Arlington, VA — Concerned about truck drivers sharing the roads with passenger vehicle drivers who are under the influence of marijuana in states where recreational and medicinal use is legal, the American Transportation Research Institute has released a report detailing the most promising methods to identify and deter impaired driving.

Published March 13, Marijuana Legalization and Impaired Driving: Solutions for Protecting Our Roadways also addresses safety issues related to marijuana-impaired driving, a top study priority of ATRI’s Research Advisory Committee.

Among the concerns identified by ATRI, the research arm of the American Trucking Associations, is a lack of field tests for active marijuana impairment or intoxication (e.g., a breathalyzer test). Current testing involves blood and urine samples that can identify past marijuana use, but these are inadequate for identifying drivers operating under the influence because of the body’s mechanisms for processing THC, the drug’s intoxicant agent.

“It is extremely concerning to motor carriers and our drivers that recreational marijuana is legal in so many states,” Mike Card, president of the trucking company Combine Transport Inc., said in an ATRI press release, “yet as the ATRI report documents, a valid and widely accepted breathalyzer-type test is not available to law enforcement.”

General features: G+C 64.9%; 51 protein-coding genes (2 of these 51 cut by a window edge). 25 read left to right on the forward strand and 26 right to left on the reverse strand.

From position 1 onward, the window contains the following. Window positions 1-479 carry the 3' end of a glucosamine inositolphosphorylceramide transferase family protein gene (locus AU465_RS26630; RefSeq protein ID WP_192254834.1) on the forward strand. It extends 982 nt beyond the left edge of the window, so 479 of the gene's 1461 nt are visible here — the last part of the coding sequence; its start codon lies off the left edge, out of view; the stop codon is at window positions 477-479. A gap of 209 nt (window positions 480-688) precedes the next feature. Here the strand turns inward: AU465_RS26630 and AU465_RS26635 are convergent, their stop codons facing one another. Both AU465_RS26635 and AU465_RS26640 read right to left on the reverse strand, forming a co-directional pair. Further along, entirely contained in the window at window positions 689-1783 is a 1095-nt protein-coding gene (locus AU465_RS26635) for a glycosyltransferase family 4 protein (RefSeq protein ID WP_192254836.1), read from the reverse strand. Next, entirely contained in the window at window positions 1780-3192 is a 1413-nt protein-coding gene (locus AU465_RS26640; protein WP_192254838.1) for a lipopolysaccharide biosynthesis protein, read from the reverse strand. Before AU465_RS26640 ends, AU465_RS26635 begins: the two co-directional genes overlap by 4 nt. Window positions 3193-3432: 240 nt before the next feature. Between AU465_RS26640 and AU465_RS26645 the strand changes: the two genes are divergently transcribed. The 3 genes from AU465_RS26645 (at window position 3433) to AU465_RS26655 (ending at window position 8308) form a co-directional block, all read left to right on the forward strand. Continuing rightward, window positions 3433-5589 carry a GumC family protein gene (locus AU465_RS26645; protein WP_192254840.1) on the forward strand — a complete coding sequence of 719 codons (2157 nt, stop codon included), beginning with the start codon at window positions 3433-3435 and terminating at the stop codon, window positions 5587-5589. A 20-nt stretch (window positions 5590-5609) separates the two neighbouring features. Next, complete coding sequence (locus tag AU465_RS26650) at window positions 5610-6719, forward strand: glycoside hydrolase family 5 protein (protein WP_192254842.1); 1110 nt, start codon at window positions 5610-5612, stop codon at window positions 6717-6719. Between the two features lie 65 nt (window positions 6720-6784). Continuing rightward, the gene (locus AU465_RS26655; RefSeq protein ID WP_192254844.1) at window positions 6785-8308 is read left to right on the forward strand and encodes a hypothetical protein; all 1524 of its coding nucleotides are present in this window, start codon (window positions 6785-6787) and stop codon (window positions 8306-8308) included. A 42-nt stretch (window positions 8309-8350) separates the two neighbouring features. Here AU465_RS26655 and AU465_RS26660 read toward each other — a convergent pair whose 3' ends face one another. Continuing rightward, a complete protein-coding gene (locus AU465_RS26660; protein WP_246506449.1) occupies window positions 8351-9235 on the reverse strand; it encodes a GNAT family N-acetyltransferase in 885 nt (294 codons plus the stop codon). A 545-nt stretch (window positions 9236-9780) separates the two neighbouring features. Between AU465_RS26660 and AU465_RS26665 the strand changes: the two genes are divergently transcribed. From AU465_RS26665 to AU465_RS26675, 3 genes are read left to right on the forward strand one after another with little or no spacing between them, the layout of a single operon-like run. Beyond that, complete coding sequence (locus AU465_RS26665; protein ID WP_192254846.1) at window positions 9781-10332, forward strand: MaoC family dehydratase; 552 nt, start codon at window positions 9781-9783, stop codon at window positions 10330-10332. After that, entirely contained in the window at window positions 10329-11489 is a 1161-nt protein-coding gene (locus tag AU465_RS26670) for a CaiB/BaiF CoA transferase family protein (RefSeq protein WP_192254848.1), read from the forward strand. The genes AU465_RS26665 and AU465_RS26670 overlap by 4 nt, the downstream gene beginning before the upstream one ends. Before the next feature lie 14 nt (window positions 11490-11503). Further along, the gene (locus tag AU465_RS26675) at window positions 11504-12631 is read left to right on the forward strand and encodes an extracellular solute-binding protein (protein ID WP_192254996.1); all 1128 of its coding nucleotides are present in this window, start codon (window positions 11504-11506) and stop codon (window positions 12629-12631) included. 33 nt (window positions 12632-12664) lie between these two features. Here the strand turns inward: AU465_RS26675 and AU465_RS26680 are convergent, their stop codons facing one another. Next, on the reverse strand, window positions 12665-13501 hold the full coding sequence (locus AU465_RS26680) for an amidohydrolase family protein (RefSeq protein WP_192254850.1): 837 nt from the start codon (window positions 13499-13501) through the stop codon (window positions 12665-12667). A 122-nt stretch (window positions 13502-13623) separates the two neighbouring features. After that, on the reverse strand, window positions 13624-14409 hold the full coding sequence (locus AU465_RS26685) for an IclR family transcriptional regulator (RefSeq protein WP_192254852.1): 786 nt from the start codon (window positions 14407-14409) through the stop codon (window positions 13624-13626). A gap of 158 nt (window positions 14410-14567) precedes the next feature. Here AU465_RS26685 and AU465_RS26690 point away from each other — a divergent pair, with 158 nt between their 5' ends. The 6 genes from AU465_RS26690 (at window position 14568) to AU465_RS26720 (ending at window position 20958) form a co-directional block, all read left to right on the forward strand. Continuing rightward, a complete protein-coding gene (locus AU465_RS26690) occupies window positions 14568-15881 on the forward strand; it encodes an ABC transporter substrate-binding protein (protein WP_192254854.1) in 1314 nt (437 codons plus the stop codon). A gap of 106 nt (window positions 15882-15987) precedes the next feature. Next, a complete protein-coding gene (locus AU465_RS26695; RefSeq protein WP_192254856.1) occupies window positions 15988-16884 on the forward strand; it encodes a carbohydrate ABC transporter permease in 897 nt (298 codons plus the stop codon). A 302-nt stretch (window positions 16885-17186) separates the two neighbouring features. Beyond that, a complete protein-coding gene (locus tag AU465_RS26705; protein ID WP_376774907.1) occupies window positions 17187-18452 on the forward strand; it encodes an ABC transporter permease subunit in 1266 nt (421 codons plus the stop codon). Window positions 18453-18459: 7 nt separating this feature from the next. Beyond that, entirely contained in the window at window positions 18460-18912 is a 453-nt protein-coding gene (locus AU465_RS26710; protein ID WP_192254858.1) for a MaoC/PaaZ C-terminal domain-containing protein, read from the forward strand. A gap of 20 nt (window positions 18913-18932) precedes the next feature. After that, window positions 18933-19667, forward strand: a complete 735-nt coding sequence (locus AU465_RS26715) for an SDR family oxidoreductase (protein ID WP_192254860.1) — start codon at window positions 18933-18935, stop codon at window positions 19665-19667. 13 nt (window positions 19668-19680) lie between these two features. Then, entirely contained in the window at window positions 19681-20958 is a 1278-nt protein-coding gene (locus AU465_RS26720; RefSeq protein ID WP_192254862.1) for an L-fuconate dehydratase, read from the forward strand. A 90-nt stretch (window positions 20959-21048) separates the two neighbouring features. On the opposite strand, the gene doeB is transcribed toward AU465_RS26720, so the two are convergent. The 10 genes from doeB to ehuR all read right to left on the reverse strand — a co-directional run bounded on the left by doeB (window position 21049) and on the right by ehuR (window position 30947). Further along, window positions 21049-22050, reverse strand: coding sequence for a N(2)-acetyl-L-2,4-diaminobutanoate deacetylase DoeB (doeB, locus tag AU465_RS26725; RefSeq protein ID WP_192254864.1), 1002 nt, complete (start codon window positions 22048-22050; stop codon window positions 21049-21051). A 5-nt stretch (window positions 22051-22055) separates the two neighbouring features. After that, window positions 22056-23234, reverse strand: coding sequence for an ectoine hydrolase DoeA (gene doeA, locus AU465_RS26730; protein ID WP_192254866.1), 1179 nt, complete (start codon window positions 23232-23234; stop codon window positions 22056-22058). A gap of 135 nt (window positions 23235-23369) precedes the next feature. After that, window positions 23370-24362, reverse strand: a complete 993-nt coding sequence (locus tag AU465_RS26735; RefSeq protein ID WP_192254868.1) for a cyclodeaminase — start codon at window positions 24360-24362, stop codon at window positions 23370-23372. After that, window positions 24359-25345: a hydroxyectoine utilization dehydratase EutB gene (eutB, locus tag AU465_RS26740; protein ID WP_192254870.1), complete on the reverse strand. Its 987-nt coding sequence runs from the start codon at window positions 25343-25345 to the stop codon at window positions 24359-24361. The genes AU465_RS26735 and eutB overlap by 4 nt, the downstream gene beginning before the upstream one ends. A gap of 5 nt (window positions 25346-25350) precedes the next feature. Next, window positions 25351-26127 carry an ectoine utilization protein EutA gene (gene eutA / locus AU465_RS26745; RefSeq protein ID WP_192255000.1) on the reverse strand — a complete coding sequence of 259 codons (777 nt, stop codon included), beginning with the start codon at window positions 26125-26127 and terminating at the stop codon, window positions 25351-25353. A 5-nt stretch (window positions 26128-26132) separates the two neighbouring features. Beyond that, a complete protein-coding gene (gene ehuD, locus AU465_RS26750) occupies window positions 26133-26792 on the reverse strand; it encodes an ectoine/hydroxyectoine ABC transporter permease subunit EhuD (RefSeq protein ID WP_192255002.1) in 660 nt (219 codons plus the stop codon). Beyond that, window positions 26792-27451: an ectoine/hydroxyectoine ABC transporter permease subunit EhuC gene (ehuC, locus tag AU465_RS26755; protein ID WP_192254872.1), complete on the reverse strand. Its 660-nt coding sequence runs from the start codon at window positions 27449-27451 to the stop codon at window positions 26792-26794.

The report recommends training law enforcement officers to identify and collect evidence of impaired driving, as well as developing drug recognition experts, who can incorporate additional physiological roadside tests to enhance marijuana-impairment detection.

“A key tool for combating drugged drivers is deploying additional drug recognition experts,” Colorado State Patrol Deputy Chief Mark Savage said in the release. “A DRE can bring critical evidence to prosecutors that other tests simply cannot measure.”

ATRI’s other recommendations:

  • Educate judges and prosecutors on how marijuana impairs drivers and how to understand expert witness testimony.
  • Increase data collection on the frequency and impacts of marijuana-impaired driving.
  • Inform the public on the dangers and legal consequences of impaired driving via safety campaigns.

To help fund these initiatives, ATRI suggests using tax revenue from recreational marijuana sales, which is legal in 10 states, plus the District of Columbia, Guam and Puerto Rico. Medicinal marijuana is legal in 33 states.

“ATRI’s study clearly defines a role for federal and state leaders to support law enforcement and others in keeping the roadways safe from those who choose to drive high,” Card said in the release.

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